Good Friday is a Christian holiday[1][2] commemorating the crucifixion of Jesus Christ and his death at Calvary. It is observed during Holy Week as part of the Paschal Triduum on the Friday preceding Easter Sunday, and may coincide with the Jewish observance of Passover. It is also known as Holy Friday, Great Friday, and Black Friday.[3][4][5]

Good Friday
Wüger Kreuzigung.jpg
A Stabat Mater depiction, 1868
Type
Christian
Significance
Commemorates the crucifixion and death of Jesus Christ
Celebrations
No traditional celebrations
Observances
Worship services, prayer and vigil services, fasting, almsgiving
Date
The Friday immediately preceding Easter Sunday
2017 date
April 14 (Western Churches)
April 14 (Eastern Churches)
The service lasts 4 hours in eastern hemisphere and 7 hours in the U.K. While the Western Hemisphere lasts 4 hours
2018 date
March 30 (Western Churches)
April 6 (Eastern Churches)
2019 date
April 19 (Western Churches)
April 26 (Eastern Churches)
2020 date
April 10 (Western Churches)
April 17 (Eastern Churches)
Frequency
Annual
Related to
Passover, Christmas (which celebrates the birth of Jesus), Septuagesima, Quinquagesima, Shrove Tuesday, Ash Wednesday, Lent, Palm Sunday, Maundy Thursday, and Holy Saturday which lead up to Easter, Easter Sunday (primarily), Ascension, Pentecost, Whit Monday, Trinity Sunday, and Corpus Christi which follow it. It is related to the Feast of the Exaltation of the Holy Cross, which focuses on the benefits, graces, and merits of the Cross, rather than Jesus’s death.
Members of many Christian denominations, including the Anglican, Catholic, Eastern Orthodox, Lutheran, Methodist, Oriental Orthodox and Reformed traditions, observe Good Friday with fasting and church services.[6][7][8]

The date of Good Friday varies from one year to the next on both the Gregorian and Julian calendars. Eastern and Western Christianity disagree over the computation of the date of Easter and therefore of Good Friday. Good Friday is a widely instituted legal holiday around the world, including in most Western countries and 12 U.S. states.[9] Some countries, such as Germany, have laws prohibiting certain acts, such as dancing and horse racing, that are seen as profaning the solemn nature of the day.[10][11]

Name
Biblical accounts
In Eastern and Oriental Orthodox Christianity
In the Roman Catholic Church
Anglican Communion
Lutheran Church
Other mainstream Protestant traditions
Associated customs
Calculating the date
Cultural references
Criticism from non-observers
See also
References
Further reading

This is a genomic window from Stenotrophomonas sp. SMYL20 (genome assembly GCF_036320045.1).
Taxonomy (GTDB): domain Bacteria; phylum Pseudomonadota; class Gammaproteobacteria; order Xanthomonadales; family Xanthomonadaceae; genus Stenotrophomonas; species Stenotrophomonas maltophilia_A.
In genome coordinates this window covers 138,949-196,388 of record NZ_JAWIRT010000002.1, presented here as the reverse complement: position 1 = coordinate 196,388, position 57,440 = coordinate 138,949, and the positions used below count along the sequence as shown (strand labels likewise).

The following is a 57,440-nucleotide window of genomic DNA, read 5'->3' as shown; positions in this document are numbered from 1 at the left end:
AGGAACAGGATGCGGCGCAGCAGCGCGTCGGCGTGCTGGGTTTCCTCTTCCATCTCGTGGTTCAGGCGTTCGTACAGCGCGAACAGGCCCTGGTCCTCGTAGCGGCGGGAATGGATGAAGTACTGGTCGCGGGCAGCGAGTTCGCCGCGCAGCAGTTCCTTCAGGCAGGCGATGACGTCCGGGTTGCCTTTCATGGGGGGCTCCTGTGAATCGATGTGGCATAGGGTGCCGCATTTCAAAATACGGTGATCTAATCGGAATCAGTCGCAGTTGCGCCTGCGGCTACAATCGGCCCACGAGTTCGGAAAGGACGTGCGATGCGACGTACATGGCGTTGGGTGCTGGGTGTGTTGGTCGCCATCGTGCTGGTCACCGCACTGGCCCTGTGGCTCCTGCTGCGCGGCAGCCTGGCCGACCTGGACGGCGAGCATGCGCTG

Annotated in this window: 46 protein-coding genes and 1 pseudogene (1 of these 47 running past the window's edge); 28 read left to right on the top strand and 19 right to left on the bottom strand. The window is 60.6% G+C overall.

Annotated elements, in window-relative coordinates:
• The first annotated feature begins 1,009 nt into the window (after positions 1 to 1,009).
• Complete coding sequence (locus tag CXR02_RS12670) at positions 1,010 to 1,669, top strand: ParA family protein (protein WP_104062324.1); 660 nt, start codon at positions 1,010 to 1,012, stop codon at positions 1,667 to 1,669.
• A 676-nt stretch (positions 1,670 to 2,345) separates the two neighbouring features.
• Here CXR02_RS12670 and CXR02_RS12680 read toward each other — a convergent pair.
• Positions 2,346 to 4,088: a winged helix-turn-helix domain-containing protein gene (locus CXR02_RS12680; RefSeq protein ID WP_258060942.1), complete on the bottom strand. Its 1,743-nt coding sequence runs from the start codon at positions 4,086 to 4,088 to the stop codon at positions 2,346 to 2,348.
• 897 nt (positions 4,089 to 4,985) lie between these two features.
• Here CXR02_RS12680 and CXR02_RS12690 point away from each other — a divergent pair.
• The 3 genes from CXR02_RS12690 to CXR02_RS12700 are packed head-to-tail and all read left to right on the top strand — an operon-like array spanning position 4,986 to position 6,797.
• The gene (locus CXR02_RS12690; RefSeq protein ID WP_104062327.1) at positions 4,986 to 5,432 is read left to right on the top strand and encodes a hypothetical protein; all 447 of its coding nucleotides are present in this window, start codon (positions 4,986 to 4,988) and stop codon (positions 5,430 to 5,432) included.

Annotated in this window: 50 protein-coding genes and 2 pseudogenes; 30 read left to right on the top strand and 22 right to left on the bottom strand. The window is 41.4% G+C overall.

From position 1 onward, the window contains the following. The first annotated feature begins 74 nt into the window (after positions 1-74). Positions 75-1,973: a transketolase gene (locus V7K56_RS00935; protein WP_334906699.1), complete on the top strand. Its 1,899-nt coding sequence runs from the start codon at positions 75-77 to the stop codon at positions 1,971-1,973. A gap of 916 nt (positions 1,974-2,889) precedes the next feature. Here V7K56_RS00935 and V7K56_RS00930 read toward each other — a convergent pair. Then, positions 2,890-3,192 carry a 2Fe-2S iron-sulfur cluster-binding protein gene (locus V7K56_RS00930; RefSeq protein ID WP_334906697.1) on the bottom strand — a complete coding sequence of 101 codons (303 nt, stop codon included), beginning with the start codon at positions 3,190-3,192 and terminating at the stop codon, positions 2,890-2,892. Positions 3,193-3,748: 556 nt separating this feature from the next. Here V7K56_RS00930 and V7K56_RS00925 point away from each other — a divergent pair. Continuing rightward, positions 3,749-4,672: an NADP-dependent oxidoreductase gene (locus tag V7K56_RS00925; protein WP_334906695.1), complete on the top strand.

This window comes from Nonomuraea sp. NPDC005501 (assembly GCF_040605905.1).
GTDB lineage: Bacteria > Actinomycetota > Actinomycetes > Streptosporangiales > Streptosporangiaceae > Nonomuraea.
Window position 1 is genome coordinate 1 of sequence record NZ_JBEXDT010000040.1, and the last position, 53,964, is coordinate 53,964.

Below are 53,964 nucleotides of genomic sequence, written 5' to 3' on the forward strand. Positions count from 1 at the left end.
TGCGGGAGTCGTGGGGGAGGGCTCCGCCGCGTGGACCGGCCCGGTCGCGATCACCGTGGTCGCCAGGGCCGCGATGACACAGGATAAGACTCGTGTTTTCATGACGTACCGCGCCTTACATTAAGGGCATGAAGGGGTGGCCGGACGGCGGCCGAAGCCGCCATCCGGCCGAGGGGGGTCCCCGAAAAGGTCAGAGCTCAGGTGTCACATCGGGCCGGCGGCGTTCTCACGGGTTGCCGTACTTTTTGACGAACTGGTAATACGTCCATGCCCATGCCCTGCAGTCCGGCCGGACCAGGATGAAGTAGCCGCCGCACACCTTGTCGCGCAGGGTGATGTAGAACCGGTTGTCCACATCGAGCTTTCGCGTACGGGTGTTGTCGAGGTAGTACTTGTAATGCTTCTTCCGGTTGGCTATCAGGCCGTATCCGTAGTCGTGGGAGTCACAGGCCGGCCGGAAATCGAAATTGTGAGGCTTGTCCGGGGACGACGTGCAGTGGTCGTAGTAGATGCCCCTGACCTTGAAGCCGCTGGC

External links
Last edited 28 minutes ago by Anupam
Wikipedia
Content is available under CC BY-SA 3.0 unless otherwise noted.
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U.S. Labor Agency Files Amended Complaint Against Tesla For Alleged Worker Rights Violations


https://jalopnik.com/u-s-labor-agency-files-amended-complaint-against-tesla-1824214422

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U.S. Labor Agency Files Amended Complaint Against Tesla For Alleged Worker Rights Violations

Ryan Felton
Yesterday 9:45pm
Filed to:TESLA

Photo: Justin Sullivan (Getty)
The National Labor Relations Board has filed an amended complaint against Tesla, reigniting a fight between the independent government agency and the automaker over alleged workplace violations.

Government Labor Agency Files Complaint Against Tesla For Worker Rights Violations
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Tesla is reeling from a particularly troublesome week, after a safety regulator launched an investigation into a deadly crash involving a Model X and Moody’s downgraded the automaker’s credit rating, potentially making it more expensive for it to borrow money. Tesla’s stock price took a nosedive in response to the news.

Now the automaker has to address claims from the NLRB. Last August, the labor agency filed a complaint against Tesla, saying it found merit to allegations previously made by Tesla employees about unfair labor practices. The filing came after months of organizing by pro-union employees who were supported by the United auto Workers.

A hearing was scheduled for mid-November, but the NLRB had postponed it to investigate new claims brought by workers. After months of additional work, the NLRB filed an amended complaint on Friday against the automaker, after sources said earlier that it was expected to include new charges.

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The new complaint, obtained by Jalopnik, mirrors a list of charges included in last summer’s filing from the NLRB, which accused Tesla of preventing workers from distributing union materials, with some workers allegedly being interrogated and threatened over their efforts. Tesla’s actions, the NLRB asserted, violates the National Labor Relations Act.

Tesla said in a statement to Jalopnik: “We have over 37,000 individuals working towards a mission to accelerate the world’s transition to sustainable energy, and we care about creating a great culture and future for our employees.”

Tesla said the NLRB offered a settlement on the same claims previously alleged by the UAW, but the automaker rejected the proposed agreement.

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The NLRB’s complaint alleges that Tesla HR prohibited employees from taking pictures of confidentiality agreement they were required to sign, and claims that security guards “restrained and coerced off-duty employees who were engaged in leafleting” at Tesla’s factory. Supervisors also allegedly threatened to fire employees who passed out “stickers, leaflets, or materials that were not approved.”